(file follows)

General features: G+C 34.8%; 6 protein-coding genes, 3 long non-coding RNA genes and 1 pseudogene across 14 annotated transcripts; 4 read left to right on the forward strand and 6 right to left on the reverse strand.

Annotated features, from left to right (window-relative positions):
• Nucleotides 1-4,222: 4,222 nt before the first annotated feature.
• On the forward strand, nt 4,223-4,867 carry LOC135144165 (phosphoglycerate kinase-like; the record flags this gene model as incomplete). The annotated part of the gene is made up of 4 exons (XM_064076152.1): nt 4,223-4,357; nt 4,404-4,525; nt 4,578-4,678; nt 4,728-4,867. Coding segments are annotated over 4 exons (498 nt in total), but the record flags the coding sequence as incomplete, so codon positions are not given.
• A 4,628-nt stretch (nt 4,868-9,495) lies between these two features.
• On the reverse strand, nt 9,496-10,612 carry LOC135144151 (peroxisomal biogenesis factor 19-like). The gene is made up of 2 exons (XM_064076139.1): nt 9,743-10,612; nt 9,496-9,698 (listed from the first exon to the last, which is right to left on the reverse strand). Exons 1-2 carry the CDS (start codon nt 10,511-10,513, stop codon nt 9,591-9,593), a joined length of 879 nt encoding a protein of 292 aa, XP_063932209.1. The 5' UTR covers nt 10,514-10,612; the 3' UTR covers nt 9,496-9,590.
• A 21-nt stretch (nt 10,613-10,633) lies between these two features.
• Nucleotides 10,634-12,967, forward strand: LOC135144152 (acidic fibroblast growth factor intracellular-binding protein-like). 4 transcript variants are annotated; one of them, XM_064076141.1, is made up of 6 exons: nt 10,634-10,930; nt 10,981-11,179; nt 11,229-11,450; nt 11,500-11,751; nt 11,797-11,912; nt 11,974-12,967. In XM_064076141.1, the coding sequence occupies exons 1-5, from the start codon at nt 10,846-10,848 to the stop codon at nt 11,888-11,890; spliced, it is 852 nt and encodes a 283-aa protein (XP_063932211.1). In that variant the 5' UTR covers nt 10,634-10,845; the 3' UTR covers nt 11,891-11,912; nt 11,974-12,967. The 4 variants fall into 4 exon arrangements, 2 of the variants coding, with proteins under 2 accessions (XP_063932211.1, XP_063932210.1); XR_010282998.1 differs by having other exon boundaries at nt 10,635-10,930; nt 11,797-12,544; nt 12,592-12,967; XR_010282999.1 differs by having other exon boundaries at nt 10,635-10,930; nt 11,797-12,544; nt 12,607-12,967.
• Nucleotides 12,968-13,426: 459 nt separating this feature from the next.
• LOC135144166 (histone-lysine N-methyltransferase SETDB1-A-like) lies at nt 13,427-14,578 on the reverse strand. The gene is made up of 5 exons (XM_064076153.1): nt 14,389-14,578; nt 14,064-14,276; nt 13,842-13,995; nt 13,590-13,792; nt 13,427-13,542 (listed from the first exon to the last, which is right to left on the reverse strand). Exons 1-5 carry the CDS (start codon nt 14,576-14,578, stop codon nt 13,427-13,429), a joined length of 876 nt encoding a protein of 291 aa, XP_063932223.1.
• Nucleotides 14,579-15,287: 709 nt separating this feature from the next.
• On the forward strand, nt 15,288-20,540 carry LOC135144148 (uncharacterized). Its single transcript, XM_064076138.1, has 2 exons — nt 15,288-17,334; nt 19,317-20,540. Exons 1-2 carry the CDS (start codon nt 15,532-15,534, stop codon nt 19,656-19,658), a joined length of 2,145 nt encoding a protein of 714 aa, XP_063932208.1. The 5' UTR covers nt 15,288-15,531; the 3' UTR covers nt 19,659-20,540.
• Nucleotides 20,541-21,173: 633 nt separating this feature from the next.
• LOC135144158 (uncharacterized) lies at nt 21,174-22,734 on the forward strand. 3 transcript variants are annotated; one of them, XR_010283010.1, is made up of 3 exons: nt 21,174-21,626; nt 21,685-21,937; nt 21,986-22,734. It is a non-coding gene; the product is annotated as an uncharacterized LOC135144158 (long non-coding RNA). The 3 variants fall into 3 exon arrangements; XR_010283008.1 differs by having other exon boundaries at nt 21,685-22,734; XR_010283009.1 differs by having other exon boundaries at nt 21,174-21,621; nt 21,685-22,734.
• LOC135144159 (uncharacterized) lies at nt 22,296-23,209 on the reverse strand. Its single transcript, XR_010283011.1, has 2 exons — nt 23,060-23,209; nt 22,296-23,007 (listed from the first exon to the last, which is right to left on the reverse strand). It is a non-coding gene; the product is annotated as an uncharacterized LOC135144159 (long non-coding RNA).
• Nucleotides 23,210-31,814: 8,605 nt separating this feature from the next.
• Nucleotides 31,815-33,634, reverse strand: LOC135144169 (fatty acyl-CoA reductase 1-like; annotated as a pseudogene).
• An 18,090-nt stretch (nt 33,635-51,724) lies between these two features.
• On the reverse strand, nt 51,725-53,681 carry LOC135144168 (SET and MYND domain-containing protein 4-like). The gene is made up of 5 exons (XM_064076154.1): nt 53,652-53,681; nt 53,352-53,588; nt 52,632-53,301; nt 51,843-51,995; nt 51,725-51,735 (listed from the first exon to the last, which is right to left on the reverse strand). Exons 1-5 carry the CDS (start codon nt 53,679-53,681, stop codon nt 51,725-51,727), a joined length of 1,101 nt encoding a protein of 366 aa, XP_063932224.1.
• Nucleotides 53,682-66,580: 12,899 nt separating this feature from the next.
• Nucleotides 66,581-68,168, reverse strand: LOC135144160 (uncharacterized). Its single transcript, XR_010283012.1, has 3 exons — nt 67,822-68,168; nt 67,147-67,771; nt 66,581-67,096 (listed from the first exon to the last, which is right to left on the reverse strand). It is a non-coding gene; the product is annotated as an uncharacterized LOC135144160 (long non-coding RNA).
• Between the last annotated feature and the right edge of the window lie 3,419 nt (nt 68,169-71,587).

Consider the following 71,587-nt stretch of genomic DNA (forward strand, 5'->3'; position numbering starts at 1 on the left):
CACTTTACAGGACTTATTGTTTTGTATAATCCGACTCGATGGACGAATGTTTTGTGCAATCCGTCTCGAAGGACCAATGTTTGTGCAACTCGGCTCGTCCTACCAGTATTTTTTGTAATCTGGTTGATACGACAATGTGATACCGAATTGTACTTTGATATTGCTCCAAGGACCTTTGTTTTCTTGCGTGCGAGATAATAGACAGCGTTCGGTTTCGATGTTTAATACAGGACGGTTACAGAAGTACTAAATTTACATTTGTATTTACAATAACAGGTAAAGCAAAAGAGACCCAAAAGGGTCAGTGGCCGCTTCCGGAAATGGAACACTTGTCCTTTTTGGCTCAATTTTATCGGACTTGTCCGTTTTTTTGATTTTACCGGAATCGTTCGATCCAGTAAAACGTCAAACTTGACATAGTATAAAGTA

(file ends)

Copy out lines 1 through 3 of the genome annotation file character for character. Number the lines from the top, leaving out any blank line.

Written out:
General features: G+C 34.8%; 6 protein-coding genes, 3 long non-coding RNA genes and 1 pseudogene across 14 annotated transcripts; 4 read left to right on the forward strand and 6 right to left on the reverse strand.

Annotated features, from left to right (window-relative positions):
• Nucleotides 1-4,222: 4,222 nt before the first annotated feature.